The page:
The #EndSARS Movement and Why You Should Care

If you’ve been paying attention to the news lately or even looked out your window, you might have noticed the #EndSARS protests taking place in London, Manchester, Southampton, Bristol, Aberdeen, Birmingham, Reading and Luton. If you’re not sure why the protests are taking place and why they are so crucial, this article will provide some clarity by giving you a quick but comprehensive breakdown.

 

What is SARS?

SARS stands for the Special Anti-Robbery Squad. SARS was a unit in the Nigeria Police Force established in 1992 to deal with crimes associated with robbery, motor vehicle theft, kidnapping, cattle rustling and firearms. However, as of October 11, it has been disbanded due to nationwide and international protests. (1)

 

The Controversy: Police Brutality 

Over the years, SARS has been heavily steeped in controversy due to its corruption and crimes committed against innocent Nigerian citizens in the form of extrajudicial killings, forced disappearances, extortion, torture, kidnapping, rape, blackmail, invasion of privacy, illegal organ trade and more. Instead of protecting the people of Nigeria, SARS has a documented history of abusing its power. The youths behind the #EndSARS movement reported harassment, bribery, theft and kidnappings by SARS officers, who criminalised young people for ‘dressing like’ prostitutes and branded them ‘internet scammers’ because they owned smartphones, laptops or nice cars. (1)

In 2020, Amnesty International’s Nigeria: Time to End Impunity report documented 82 cases between January 2017 and May 2020 of extrajudicial killings, extortion and torture methods carried out by SARS, such as ‘hanging, mock execution, beating, punching and kicking, burning with cigarettes, waterboarding, near-asphyxiation with plastic bags, forcing detainees to assume stressful bodily positions, and sexual violence’. (2)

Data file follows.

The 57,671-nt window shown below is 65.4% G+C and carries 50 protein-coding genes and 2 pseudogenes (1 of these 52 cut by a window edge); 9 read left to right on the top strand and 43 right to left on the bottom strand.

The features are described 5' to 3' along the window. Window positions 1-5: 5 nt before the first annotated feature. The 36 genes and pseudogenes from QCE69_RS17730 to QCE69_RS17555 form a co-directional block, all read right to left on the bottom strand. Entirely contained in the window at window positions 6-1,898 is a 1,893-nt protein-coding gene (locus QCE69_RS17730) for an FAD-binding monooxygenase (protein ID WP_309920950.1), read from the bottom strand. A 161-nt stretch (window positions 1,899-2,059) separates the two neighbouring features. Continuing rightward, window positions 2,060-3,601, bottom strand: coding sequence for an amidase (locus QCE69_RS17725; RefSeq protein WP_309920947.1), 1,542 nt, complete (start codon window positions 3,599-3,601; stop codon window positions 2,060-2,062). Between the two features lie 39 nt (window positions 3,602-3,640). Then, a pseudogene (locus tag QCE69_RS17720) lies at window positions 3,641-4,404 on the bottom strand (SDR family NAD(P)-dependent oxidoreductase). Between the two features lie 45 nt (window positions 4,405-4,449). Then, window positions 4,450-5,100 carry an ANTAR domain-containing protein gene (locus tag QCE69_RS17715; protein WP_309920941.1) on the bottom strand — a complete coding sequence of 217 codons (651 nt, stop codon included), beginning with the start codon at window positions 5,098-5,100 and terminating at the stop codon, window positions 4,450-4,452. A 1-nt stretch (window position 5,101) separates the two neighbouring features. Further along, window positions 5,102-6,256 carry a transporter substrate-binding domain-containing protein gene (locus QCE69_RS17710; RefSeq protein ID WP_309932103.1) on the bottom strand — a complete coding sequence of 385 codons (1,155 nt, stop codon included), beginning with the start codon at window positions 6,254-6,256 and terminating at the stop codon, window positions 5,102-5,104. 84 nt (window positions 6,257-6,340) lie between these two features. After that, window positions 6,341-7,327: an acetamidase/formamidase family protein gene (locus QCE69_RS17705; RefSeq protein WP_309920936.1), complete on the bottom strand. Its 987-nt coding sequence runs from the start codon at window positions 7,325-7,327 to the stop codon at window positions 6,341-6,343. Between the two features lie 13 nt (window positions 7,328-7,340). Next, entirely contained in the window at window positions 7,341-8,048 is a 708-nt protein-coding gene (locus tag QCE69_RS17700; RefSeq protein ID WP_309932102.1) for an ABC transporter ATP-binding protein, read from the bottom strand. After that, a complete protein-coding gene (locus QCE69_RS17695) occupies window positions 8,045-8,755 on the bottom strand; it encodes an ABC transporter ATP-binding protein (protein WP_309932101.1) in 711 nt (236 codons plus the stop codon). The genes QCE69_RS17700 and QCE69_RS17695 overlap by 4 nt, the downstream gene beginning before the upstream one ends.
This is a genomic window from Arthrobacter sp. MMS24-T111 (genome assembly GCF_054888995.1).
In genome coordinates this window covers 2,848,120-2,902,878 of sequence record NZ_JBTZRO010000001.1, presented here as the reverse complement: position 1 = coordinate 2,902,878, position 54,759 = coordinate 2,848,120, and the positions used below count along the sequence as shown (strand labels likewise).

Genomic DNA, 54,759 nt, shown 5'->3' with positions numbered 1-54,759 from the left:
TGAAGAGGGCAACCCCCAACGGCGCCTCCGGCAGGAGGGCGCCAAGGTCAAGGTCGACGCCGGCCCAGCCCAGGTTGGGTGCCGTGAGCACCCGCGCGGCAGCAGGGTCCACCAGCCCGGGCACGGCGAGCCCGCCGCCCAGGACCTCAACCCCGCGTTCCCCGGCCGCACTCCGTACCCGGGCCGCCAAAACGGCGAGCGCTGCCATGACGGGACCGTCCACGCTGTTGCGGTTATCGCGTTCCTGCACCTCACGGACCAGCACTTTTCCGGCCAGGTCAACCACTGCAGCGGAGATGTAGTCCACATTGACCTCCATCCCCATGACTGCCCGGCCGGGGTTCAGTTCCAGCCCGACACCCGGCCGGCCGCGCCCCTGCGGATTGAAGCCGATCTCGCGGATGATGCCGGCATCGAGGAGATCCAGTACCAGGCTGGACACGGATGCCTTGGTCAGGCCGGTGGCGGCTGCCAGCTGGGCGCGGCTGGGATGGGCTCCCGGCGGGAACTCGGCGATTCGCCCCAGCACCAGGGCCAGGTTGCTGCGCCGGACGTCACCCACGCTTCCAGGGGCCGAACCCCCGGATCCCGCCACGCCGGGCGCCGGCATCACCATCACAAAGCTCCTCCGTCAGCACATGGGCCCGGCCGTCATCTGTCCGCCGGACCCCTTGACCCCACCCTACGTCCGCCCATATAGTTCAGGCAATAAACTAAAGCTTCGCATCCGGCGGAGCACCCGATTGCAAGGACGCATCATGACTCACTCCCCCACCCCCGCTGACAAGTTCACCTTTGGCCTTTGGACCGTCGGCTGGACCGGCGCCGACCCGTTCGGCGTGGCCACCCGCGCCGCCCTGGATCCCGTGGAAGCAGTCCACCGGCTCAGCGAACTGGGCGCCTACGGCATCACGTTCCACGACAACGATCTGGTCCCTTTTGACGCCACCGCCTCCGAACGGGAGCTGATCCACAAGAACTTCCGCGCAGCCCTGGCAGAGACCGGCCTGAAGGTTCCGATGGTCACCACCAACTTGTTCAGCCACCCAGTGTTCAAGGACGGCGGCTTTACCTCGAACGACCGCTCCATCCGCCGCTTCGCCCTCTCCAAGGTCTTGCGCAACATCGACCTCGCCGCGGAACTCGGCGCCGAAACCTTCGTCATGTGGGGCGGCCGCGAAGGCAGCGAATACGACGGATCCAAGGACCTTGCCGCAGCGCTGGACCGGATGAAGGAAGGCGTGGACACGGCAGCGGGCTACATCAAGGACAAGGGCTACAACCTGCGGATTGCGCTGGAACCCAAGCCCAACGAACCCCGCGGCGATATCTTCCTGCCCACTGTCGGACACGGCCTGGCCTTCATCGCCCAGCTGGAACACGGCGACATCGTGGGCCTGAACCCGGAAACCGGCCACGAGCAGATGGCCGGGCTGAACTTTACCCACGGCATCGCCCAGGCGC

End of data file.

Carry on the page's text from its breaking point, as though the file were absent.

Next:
What Sparked the Protests?

On October 3, a viral tweet by Chinyelugo (@AfricaOfficial2) went out stating, ‘SARS just shot a young boy dead’. Hours later, video recordings along with the hashtag #EndSARS began trending. The videos documented the graphic scene of a young man’s lifeless body abandoned on the roadside as officers were seen stealing his Lexus SUV.

 

The Lekki Massacre

On the night of October 20, members of the Nigerian Armed Forces opened fire on a peaceful #EndSARS protest at the Lekki toll gate in Lagos, Nigeria. It is estimated that at least 12 people were killed as forces shut down the lights and fired live ammunition at the crowd. A day after the incident, the governor of Lagos State initially denied any loss of life, but later admitted in an interview with CNN that two people were killed. However, Amnesty International reports that at least 12 protesters died in what is described as ‘extrajudicial executions’. (3)

 

What’s Next?

SARS was officially disbanded on October 11 and replaced with SWAT (the Special Weapons and Tactics unit). Protesters have created the #5for5 Scorecard denoting their five core demands from the government:

  1. Release arrested protesters

  2. Ensure justice and compensation for the families of victims

  3. Establish an independent body to oversee prosecution of officers (within 10 days of October 19)

  4. Carry out psychological evaluations of disbanded officers before deployment 

  5. Increase police salaries

So far, the government has done little to comply with the demands of the protestors. If you would like to help the #EndSARS movement, you can visit the @EndSARSUK Twitter account and spread awareness via social media.

 

References:

(1) https://www.harpersbazaar.com/culture/politics/a34485605/what-is-endsars/

(2) https://www.amnesty.org/en/documents/afr44/9505/2020/en/ 

(3) https://www.gq.com/story/endsars-protests-police-brutality-nigeria